It’s official. Pokémon Go is taking the world by storm.
The long dreamed-of Pokémon augmented reality game—whose roots may have been in a Google April Fool’s prank from 2014—landed on Android and iOS on July 6. Less than a week later, it’s become a worldwide phenomenon despite the fact that it’s officially available only in Australia, New Zealand, and the United States.
Pokémon Go is an augmented reality game created by Nintendo in partnership with Niantic—the former Google property behind the augmented reality game Ingress. Basically, you take your phone, walk all over your neighborhood, and collect Pokémon that you find there in augmented reality. (It might be wise to take a few extra cell phone chargers too.)
A perfect storm of pokestops at Southbank has caused a massive crowd of players. Norms totally baffled. pic.twitter.com/cHbjJekdAS
Mobile and web insights company SimilarWeb recently published a few fascinating statistics about how the world is receiving Pokémon Go. Here’s how Nintendo’s first major mobile game is dominating smartphone users around the globe.
1. Already bigger than Tinder
Pokémon Go came out on July 6, and by July 7 it was on more Android phones in the United States than dating app Tinder, according to SimilarWeb. A day later, on July 8, a whopping 5.16 percent of all Android devices in the U.S. were rocking Pokémon Go.
2. Pokémon Go is eating your brain
A staggering 60 percent of Android users in the U.S. are playing the game every single day, SimilarWeb says. That is amazing, and the game is apparently matching Twitter in terms of daily user numbers.
As with any average, that means some people are playing the game for hours, while others are only touching it for a few minutes. Put those users together, however, and you get a huge average use—more time than Instagram, Messenger, Snapchat, and WhatsApp.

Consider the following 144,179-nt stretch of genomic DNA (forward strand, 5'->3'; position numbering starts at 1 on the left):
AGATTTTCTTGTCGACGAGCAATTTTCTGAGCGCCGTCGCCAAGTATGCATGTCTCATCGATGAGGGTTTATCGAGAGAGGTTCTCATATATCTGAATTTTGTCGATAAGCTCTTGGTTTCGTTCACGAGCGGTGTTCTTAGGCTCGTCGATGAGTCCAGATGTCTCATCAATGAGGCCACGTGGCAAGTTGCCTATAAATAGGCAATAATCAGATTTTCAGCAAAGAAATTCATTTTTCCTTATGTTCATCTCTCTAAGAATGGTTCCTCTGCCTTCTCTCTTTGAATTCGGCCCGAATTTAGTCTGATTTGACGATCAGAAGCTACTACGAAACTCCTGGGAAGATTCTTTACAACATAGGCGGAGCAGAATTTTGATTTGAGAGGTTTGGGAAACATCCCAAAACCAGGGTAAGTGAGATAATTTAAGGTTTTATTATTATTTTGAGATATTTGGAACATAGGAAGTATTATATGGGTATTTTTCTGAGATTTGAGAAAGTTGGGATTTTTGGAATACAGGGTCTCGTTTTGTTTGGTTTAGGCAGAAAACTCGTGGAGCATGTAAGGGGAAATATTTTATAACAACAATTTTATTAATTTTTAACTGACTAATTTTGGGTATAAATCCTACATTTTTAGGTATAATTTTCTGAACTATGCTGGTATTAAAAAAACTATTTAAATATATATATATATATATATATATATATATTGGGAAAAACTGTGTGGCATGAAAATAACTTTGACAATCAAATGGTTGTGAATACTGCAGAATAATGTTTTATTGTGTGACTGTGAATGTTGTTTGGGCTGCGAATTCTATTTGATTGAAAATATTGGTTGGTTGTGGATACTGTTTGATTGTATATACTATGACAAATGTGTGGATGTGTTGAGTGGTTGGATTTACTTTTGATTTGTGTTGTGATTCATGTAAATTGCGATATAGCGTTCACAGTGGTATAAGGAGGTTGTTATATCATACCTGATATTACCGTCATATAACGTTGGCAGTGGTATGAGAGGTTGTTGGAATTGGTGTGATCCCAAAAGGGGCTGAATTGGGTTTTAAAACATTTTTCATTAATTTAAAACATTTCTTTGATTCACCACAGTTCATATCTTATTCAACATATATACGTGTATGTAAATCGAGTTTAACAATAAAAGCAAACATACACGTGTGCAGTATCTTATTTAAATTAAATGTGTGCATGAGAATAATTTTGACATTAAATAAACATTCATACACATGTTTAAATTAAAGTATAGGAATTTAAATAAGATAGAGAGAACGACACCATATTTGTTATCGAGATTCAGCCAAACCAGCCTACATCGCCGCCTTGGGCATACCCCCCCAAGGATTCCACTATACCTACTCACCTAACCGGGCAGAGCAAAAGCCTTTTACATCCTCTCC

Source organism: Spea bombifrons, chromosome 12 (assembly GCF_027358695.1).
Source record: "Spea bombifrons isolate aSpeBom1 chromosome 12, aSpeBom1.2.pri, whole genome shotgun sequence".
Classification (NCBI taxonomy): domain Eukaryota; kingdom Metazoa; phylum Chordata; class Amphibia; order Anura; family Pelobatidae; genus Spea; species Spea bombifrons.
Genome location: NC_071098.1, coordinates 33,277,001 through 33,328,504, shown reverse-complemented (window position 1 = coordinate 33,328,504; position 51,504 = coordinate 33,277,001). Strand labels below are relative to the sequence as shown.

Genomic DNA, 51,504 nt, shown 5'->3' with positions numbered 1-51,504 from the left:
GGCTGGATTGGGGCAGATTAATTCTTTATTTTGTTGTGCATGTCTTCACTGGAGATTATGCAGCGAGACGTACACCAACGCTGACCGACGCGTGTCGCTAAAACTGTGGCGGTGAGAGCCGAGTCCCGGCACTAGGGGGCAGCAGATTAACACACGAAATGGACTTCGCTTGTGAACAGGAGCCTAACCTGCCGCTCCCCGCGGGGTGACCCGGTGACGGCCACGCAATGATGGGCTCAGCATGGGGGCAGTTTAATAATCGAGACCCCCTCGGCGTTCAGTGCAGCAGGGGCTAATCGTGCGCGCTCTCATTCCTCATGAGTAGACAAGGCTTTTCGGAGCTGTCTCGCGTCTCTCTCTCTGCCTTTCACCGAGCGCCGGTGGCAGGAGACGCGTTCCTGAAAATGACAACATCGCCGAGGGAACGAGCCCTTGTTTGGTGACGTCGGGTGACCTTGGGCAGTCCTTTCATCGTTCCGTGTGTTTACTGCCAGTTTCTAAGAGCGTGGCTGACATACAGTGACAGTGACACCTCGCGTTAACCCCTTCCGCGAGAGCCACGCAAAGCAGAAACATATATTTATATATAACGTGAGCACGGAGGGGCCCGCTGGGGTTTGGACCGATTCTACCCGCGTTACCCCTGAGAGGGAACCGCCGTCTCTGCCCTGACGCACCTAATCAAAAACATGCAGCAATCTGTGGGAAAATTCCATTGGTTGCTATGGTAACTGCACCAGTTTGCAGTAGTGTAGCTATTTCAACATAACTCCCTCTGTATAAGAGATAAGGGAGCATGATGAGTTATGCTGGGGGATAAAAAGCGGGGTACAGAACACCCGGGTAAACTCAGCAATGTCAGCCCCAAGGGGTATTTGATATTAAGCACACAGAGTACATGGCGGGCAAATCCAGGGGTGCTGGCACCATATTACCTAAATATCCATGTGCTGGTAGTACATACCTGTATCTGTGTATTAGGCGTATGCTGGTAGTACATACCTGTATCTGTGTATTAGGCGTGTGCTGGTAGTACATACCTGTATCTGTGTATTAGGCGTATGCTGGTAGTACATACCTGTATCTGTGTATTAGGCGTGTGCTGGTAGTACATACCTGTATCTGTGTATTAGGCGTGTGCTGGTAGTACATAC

On the one hand, it may not be surprising that a game takes up so much time—especially a new game, and one that encourages you to leave it open while you wander the world. It will be interesting to see where Pokémon Go is a month from now.
4. If you upload it, they will come
The rest of the world wasn’t willing to wait for Pokémon Go’s official international rollout. When APKMirror uploaded the app to its servers, users came looking for it in droves. (APKMirror is an unofficial site where you can download Android apps, or APK packages, and sideload them onto your phone.) SimilarWeb says APKMirror received around 600,000 visits on July 5. That number jumped to 4 million on July 6.
Between early June and July 7, nearly 20 percent of desktop search traffic for the site came from the search query, “pokemon go apk.”
5. Pokémon Go fallout
Pokémon Go isn’t all fun and games, however. The app is also having some odd side effects. We recently reported that particularly savvy criminals were luring unsuspecting gamers to remote locations in order to rob them. Online criminals are also attempting to lure unsuspecting Android users into downloading fake versions of the game loaded with malware—something to keep in mind if you resort to an unofficial download in a country where Pokémon Go hasn’t been released yet.
Gizmodo, meanwhile, created a hilarious compilation of people complaining on Twitter that they were sore after overusing their atrophied muscles to collect Pokémon all over town.
Ian is an independent writer based in Israel who has never met a tech subject he didn't like. He primarily covers Windows, PC and gaming hardware, video and music streaming services, social networks, and browsers. When he's not covering the news he's working on how-to tips for PC users, or tuning his eGPU setup.